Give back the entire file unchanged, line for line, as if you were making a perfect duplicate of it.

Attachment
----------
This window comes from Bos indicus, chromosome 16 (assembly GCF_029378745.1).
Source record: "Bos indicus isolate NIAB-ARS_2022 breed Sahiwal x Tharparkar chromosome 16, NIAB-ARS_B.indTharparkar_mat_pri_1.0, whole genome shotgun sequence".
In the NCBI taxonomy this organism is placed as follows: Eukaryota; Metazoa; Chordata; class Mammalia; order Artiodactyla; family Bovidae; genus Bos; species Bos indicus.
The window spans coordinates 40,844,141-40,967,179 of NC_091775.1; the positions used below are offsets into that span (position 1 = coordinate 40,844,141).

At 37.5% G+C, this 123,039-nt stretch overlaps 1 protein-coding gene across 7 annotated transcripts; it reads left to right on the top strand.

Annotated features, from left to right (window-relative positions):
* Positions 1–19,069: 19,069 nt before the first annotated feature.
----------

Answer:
This window comes from Bos indicus, chromosome 16 (assembly GCF_029378745.1).
Source record: "Bos indicus isolate NIAB-ARS_2022 breed Sahiwal x Tharparkar chromosome 16, NIAB-ARS_B.indTharparkar_mat_pri_1.0, whole genome shotgun sequence".
In the NCBI taxonomy this organism is placed as follows: Eukaryota; Metazoa; Chordata; class Mammalia; order Artiodactyla; family Bovidae; genus Bos; species Bos indicus.
The window spans coordinates 40,844,141-40,967,179 of NC_091775.1; the positions used below are offsets into that span (position 1 = coordinate 40,844,141).

At 37.5% G+C, this 123,039-nt stretch overlaps 1 protein-coding gene across 7 annotated transcripts; it reads left to right on the top strand.

Annotated features, from left to right (window-relative positions):
* Positions 1–19,069: 19,069 nt before the first annotated feature.